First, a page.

<p>The final part of the thesis involves studying the ground motion response in urban Los Angeles during the two largest events (M7.1 and M6.4) of the 2019 Ridgecrest earthquake sequence using recordings from multiple regional seismic networks as well as a subset of 350 stations from the much denser Community Seismic Network. The response spectral (pseudo) accelerations for a selection of periods of engineering significance are calculated. Significant spectral acceleration amplification is present and reproducible between the two events. For the longer periods, coherent spectral acceleration patterns are visible throughout the Los Angeles Basin, while for the shorter periods, the motions are less spatially coherent. The dense Community Seismic Network instrumentation allows us to observe smaller-scale coherence even for these shorter periods. Examining possible correlations of the computed response spectral accelerations with basement depth and Vs30, we find the correlations to be stronger for the longer periods. Furthermore, we study the performance of two state-of-the-art methods for estimating ground motions for the largest event of the Ridgecrest earthquake sequence, namely 3D finite difference simulations and ground motion prediction equations. For the simulations, we are interested in the performance of the two Southern California Earthquake Center 3D Community Velocity Models (CVM-S and CVM-H). For the ground motion prediction equations, we consider four of the 2014 Next Generation Attenuation-West2 Project equations. For some cases, the methods match the observations reasonably well; however, neither approach is able to reproduce the specific locations of the maximum response spectral accelerations, or match the details of the observed amplification patterns.</p>https://thesis.library.caltech.edu/id/eprint/13992Modeling and Parameterization of Basin Effects for Engineering Design Applications
https://resolver.caltech.edu/CaltechTHESIS:03312022-021127047
Authors: {'items': [{'email': 'peyman.ayoubi@gmail.com', 'id': 'Ayoubi-Peyman', 'name': {'family': 'Ayoubi', 'given': 'Peyman'}, 'orcid': '0000-0001-6795-4923', 'show_email': 'YES'}]}
Year: 2022
DOI: 10.7907/4e61-q346
<p>The term "Basin effects" refers to trapped and reverberating earthquake waves in soft sedimentary deposits overlying convex depressions of the basement bedrock, which significantly alter the frequency content, amplitude, and duration of seismic waves. This has played an important role in shaking duration and intensity in past earthquakes such as the M<sub>w</sub> 8.0 1985 Michoácan, Mexico, M<sub>w</sub> 6.9 1995 Kobe, Japan, and M<sub>w</sub> 7.8 2015 Gorkha, Nepal earthquakes. While the standard practice is to perform a 1D analysis of a soil column, edge-effect and surface waves are among the key contributors to the surface ground motion within a basin. This thesis studies basin effects in a 2D medium to help better understand the phenomena, better parameterize them, and suggest a path to appropriately incorporate them in ground motion prediction equations and building design codes. After the introduction in Chapter 1, I present the results in three main parts as follows:</p>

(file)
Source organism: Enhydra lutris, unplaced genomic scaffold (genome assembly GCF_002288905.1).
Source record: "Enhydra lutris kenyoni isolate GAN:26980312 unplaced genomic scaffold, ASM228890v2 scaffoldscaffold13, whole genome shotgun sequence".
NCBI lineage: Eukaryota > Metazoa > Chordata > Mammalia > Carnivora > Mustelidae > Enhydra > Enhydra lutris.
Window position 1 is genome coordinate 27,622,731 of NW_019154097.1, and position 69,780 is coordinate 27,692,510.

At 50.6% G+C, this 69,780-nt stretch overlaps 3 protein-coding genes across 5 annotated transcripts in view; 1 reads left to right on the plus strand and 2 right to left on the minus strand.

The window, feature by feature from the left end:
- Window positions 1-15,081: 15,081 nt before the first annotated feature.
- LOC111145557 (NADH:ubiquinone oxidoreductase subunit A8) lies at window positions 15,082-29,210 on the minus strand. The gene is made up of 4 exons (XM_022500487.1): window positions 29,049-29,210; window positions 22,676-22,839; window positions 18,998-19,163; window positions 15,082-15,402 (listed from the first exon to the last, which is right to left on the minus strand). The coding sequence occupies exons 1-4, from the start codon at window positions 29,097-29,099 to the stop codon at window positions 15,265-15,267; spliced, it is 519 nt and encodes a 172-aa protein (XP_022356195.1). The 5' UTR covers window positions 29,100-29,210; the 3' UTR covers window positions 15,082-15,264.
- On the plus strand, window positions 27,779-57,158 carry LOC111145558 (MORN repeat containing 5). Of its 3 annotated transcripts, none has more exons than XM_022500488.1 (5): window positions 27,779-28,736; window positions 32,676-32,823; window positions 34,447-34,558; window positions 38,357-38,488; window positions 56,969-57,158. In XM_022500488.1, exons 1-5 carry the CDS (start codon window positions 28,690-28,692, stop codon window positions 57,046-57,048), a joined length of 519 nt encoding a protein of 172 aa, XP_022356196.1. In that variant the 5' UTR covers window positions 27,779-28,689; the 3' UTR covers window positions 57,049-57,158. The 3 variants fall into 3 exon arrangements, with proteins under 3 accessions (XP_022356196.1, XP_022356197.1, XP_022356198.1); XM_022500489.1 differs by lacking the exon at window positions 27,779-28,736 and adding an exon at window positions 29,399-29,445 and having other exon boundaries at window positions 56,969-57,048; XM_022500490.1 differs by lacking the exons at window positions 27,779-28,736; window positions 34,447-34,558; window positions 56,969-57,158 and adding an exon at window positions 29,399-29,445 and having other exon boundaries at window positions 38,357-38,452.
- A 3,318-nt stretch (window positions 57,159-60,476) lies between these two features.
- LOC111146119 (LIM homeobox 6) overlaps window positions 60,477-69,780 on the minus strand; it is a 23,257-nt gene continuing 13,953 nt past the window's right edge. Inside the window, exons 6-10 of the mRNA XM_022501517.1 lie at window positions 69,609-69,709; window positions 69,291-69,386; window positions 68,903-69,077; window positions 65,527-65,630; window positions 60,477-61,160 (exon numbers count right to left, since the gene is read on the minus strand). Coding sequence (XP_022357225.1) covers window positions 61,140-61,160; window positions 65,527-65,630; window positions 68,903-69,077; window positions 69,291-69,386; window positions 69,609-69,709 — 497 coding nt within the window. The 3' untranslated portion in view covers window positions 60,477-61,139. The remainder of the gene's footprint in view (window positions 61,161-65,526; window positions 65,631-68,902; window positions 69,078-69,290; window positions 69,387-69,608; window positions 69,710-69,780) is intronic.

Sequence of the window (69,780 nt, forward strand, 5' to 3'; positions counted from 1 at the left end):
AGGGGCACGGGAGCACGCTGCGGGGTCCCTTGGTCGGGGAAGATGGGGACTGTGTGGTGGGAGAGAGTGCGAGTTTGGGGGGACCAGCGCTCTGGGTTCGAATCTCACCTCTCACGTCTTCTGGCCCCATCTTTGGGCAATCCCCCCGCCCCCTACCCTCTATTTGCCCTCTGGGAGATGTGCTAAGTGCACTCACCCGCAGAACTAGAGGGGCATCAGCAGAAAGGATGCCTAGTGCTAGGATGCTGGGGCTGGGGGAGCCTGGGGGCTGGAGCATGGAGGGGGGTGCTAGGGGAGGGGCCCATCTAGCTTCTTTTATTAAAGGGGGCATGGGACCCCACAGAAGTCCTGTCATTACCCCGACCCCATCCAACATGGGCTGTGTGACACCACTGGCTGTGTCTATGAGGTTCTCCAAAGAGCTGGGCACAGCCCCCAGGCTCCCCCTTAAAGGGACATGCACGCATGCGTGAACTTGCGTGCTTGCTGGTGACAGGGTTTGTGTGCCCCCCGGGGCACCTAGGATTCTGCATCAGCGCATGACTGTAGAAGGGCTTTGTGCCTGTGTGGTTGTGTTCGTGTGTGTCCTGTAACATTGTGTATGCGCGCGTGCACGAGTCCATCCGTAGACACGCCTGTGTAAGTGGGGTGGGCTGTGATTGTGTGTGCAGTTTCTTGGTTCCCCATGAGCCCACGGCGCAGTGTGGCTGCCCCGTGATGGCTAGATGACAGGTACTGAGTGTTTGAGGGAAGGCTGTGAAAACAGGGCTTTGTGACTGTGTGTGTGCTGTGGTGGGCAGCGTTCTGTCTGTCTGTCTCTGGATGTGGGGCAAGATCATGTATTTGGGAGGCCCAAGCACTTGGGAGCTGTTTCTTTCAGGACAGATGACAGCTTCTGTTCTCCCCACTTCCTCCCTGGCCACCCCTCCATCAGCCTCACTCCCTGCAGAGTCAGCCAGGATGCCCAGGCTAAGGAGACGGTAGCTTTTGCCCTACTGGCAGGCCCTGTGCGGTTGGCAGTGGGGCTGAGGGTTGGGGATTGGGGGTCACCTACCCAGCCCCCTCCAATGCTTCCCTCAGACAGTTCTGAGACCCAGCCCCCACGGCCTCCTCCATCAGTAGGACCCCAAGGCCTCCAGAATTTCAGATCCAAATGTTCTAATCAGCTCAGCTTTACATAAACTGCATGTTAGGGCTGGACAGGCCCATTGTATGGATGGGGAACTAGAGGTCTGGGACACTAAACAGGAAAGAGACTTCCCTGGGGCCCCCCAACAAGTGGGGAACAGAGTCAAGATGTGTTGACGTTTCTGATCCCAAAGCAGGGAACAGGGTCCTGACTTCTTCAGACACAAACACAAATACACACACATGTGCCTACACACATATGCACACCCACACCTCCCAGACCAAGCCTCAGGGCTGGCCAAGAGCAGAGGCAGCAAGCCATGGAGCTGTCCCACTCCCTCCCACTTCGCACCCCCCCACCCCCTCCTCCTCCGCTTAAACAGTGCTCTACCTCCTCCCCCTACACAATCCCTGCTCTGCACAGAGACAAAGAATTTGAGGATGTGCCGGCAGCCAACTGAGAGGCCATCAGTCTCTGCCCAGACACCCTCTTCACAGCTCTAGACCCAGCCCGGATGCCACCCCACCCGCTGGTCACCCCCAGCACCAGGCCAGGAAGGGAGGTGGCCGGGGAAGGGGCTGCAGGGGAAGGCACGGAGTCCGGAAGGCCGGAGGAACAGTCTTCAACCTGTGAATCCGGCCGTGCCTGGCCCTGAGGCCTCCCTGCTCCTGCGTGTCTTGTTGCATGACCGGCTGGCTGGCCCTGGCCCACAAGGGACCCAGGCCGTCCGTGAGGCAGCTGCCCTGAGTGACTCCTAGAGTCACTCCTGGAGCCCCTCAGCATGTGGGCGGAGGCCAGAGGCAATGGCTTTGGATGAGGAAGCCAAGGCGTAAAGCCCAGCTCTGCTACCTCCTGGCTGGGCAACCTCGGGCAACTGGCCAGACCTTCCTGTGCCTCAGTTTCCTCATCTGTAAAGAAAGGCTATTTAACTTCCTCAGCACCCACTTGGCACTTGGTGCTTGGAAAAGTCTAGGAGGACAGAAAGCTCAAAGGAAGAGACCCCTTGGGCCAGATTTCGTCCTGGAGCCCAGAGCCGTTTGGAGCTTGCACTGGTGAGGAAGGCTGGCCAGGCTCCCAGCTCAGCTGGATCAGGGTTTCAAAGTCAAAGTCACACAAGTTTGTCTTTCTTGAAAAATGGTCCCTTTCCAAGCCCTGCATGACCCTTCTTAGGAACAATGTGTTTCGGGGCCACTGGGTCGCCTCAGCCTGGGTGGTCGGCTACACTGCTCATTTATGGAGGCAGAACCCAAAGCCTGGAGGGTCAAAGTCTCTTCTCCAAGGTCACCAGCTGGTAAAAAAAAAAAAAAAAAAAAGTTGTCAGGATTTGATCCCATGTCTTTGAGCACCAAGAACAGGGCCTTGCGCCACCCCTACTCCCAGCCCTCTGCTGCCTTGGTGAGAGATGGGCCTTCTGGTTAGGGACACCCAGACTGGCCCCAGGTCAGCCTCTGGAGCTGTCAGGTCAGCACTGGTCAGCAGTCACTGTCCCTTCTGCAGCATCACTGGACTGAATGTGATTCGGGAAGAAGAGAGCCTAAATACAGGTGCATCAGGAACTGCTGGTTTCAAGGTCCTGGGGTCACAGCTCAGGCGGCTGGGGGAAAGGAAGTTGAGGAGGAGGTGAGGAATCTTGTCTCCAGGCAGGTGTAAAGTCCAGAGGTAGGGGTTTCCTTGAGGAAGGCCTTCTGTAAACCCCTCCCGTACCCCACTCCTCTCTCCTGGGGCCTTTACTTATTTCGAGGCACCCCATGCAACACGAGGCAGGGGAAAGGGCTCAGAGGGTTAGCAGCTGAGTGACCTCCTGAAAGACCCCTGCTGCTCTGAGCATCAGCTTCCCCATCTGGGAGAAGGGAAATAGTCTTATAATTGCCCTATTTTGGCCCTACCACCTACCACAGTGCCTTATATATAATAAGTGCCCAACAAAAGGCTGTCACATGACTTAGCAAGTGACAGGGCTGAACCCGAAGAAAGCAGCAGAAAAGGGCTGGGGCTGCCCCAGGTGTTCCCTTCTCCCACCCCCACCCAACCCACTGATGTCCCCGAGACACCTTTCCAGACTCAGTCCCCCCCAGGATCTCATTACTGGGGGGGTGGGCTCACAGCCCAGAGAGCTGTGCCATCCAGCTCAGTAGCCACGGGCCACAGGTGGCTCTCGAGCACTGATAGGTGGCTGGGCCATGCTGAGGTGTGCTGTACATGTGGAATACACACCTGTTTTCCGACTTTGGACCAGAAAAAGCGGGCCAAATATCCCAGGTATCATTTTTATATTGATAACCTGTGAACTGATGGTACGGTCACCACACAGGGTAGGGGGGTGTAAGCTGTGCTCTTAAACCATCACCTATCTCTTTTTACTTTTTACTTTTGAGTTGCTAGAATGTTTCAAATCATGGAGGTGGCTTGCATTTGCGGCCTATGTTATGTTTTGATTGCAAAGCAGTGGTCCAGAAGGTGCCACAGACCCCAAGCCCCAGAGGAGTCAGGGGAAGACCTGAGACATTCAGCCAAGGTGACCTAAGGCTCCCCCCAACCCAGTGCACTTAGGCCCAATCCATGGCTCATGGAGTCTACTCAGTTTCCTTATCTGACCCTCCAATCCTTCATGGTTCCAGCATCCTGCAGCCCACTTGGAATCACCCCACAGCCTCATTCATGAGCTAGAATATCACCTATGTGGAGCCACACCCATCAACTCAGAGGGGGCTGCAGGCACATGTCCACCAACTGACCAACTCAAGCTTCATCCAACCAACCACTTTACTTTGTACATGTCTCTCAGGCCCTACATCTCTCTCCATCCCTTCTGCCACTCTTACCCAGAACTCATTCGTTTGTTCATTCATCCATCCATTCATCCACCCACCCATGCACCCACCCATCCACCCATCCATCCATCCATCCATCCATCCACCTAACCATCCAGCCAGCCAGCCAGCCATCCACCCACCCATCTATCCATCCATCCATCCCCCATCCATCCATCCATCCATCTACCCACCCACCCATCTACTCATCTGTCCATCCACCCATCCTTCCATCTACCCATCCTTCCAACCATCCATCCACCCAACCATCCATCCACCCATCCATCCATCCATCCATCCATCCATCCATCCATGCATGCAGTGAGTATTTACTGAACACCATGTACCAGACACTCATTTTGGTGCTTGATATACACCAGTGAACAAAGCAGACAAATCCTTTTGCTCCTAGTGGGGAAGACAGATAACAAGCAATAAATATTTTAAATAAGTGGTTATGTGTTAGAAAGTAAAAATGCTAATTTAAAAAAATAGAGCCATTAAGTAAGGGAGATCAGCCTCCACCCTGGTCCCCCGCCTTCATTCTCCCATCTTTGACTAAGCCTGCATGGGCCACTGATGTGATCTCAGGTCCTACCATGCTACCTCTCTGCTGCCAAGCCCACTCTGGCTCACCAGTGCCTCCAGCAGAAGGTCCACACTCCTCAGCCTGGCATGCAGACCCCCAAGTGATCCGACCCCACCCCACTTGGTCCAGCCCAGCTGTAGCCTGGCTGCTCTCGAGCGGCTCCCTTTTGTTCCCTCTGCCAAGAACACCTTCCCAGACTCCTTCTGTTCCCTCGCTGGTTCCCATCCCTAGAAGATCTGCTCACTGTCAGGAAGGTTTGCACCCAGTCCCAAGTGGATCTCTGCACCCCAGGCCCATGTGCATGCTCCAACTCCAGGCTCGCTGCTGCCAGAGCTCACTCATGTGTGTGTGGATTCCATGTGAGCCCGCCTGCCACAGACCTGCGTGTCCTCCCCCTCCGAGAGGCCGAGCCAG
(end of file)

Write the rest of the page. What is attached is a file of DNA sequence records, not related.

<p>In Chapter 2, we perform an extensive parametric study on the characteristics of surface ground motion associated with basin effects. We use an elastic idealized-shaped medium subjected to vertically propagating SV plane waves and examine the effects of basin geometry and material properties. We specifically study the effects of four dimensionless parameters, the width-to-depth (aspect) ratio, the rock-to-soil material contrast, a dimensionless frequency that quantifies the depth of the basin relative to the dominant incident wavelength, and a dimensionless distance that quantifies the distance of the basin edges relative to the dominant wavelength. Our results show that basin effects can be reasonably characterized using at least three independent parameters, each of which can significantly alter the resultant ground motion. To demonstrate the application of dimensional analysis applied here, we investigate the response of the Kathmandu Valley during the 2015 M<sub>w</sub> 7.8 Gorkha Earthquake in Nepal using an idealized basin geometry and soil properties. Our results show that a simplified model can capture notable ground motion characteristics associated with basin effects.</p>
<p>Chapter 3 uses the identified parameters from the previous chapter to estimate surface acceleration time-series given earthquake frequency content, basin geometry and material properties, and location inside a basin. This is of practical use when the amount of available data is limited or the fast estimation of time-series is desirable. For that, we train a neural network to estimate surface ground acceleration time-series across a basin. Three input parameters are needed for the estimation: basin-to-bedrock shear wave velocity ratio, aspect ratio of the basin, and dimensionless location. These parameters define an idealized-shaped basin and the location at which the time-series are to be computed. It will be shown that the model performs with high accuracy in comparison to the result of a full-fidelity Finite Element (FE) simulation (ground truth) and generalizes reasonably well for input parameters outside of the training set. Moreover, we will also use the model for the case of Kathmandu Valley, Nepal during the 2015 M<sub>w</sub> 7.8 Gorkha earthquake and compare the results of NN versus recordings of the mainshock, similarly to Chapter 2.</p>